Are great novels about love or heartbreak?


THE MUST CAME AROUND the other morning.

I hadn’t seen him for a while.

I hadn’t missed him.

It was cold.

The ground was covered with snow.

We don’t get much snow down in this part of the world.

When we do, cars go into ditches.

Eighteen-wheelers fall off bridges.

Preachers tell us it’s the beginning of the end, the beginning of Armageddon.

We have twenty-four hours to make our hearts right with God.

Thank God, God doesn’t wear a watch.

And when the snow sticks, the powers in administration close down schools for kids who have never seen it before.

The Muse didn’t have any inspiration.

He just wanted to come in from the cold.

“I was talking to a publisher the other day,” I said.

“He any good?”

“It’s a she.”

“She any good?”

“She sells a lot of books for Indie authors.”


“If she sells any books at all, he’s better than the rest of them.”

I nodded my agreement.

“ She believes that novels sell better if the book covers have a woman on them,” I tell the Muse.

“She have a reason?”

“Women buy more books than men.” I shrugged. “Women identify with other women whether they are frightened, stalked, troubled or in love.”

“Makes sense.” The Muse paused a moment, kicked his boots up on the coffee table, and asked, “Does the genre make any difference?”

“Works for all genres,” I said. “Mysteries, thrillers, romance, fantasy, science fiction, historical fiction, speculative fiction, paranormal fiction all have women running loose between the pages. Sometimes, women are the protagonists. Sometime they are the villains. Sometimes they are the love interest. But you can’t have a story without a woman.”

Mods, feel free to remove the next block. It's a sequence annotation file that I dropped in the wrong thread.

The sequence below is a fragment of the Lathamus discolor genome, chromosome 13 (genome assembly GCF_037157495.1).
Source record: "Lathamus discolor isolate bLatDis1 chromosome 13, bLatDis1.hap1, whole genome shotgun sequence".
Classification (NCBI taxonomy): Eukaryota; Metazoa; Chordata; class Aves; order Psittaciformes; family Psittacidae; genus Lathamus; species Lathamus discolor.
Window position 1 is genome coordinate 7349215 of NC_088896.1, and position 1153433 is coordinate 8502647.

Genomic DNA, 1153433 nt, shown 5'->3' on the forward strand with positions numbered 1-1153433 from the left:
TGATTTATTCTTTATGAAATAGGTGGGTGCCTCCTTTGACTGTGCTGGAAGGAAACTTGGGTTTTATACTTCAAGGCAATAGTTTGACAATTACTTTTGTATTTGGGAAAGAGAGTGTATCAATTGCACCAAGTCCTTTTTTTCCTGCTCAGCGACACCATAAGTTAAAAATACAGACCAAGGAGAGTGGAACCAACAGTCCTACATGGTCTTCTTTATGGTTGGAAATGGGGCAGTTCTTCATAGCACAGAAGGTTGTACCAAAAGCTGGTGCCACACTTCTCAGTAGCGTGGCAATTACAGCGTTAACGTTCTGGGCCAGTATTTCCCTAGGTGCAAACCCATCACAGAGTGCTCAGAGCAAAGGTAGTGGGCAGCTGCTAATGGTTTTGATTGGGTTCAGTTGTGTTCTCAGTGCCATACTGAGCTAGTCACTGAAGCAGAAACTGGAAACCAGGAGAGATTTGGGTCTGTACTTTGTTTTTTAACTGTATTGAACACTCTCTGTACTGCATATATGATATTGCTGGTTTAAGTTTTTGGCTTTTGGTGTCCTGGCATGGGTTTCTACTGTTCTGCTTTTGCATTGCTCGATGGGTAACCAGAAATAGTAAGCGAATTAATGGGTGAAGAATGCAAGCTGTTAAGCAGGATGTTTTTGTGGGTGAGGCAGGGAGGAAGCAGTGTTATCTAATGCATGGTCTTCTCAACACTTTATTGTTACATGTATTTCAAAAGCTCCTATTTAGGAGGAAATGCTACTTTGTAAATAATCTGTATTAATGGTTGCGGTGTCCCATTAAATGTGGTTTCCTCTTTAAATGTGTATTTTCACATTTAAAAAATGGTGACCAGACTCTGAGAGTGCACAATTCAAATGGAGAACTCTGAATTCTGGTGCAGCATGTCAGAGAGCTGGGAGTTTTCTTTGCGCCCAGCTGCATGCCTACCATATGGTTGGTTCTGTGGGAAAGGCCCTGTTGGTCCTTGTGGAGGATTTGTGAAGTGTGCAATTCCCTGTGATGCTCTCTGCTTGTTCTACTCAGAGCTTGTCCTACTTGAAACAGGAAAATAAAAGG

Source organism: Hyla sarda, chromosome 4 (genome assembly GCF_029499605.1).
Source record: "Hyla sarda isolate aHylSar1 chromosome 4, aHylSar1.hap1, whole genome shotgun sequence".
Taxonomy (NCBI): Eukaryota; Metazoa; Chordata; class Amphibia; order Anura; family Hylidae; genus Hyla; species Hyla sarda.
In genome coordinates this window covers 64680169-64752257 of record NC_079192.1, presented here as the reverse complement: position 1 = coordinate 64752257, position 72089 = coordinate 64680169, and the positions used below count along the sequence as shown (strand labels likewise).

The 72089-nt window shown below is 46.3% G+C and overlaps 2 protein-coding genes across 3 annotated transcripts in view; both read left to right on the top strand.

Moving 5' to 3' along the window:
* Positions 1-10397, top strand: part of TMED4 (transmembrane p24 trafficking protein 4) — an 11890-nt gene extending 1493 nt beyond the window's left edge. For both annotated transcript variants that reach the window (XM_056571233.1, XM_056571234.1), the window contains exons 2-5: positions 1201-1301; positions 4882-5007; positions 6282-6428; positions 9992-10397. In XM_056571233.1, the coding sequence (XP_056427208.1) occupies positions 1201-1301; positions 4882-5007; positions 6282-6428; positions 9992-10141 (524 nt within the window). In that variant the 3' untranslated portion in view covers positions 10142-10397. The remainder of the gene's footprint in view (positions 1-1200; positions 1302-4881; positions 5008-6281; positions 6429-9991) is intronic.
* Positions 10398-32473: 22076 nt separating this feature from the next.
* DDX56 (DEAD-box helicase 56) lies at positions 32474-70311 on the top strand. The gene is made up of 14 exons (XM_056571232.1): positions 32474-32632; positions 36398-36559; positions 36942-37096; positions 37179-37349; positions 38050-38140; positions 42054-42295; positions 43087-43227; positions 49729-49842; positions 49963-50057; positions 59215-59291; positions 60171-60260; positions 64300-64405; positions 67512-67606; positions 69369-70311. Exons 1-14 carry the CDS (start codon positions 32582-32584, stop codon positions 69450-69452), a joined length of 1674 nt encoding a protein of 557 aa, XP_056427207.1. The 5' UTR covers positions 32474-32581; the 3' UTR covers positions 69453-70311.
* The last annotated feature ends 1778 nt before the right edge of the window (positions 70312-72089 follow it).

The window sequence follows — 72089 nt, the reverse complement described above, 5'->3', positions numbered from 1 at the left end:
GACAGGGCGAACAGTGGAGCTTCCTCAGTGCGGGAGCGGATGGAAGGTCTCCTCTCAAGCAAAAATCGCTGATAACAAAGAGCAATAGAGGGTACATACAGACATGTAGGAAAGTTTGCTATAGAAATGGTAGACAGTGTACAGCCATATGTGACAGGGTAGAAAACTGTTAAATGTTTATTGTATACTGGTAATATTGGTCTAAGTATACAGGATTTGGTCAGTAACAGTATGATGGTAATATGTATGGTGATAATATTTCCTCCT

The Muse thought it over for a moment.

He watched the snow fall outside.

The daffodil blooms were frozen.

Only the birds were out at daybreak.

He shivered.

“Does your publisher think all books are about love?”

“If she doesn’t, I do.”

“You’re wrong,” the Muse said.

“What makes you say that?

“Good novels are about heartbreak,” he said.

“Love makes you feel good.”

“Love is a good story,” he said, “but heartbreak is more interesting. Heartbreak cuts to the quick. Heartbreak hurts. Love makes you want to climb the mountain. Heartbreak makes you want to jump off. Why do you remember Gone With the Wind? Rhett walked out on Scarlett. He broke her heart and the reader’s heart. Why do you remember To Kill A Mockingbird? Atticus lost. Why do you remember Shane? The gunslinger rode off and left the boy crying in the street. Love ends quickly, but heartbreak lasts for a long, long time”

The Muse sat back and grinned.

“I rest my case,” he said.

“You make some good points,” I said.

“I always do.”

“But you made one mistake.”

The grin left his face.

“What’s that?” he asked.

“You can’t have heartbreak,” I said, “if you don’t have love.”

The Muse stood.

“Love comes first,” I said.

He walked out the door and across the patio toward the bird feeders.

I’m not sure, but by the time he reached the gate, I thought I heard his heart break.

It always does when he’s wrong.

That’s what happens when a Muse is in love with his own opinions.

He was gone and had left no footprints in the snow.

Please click the book cover image to read more about Caleb Pirtle III and his novels. Most all of them possess a little love and heartbreak.


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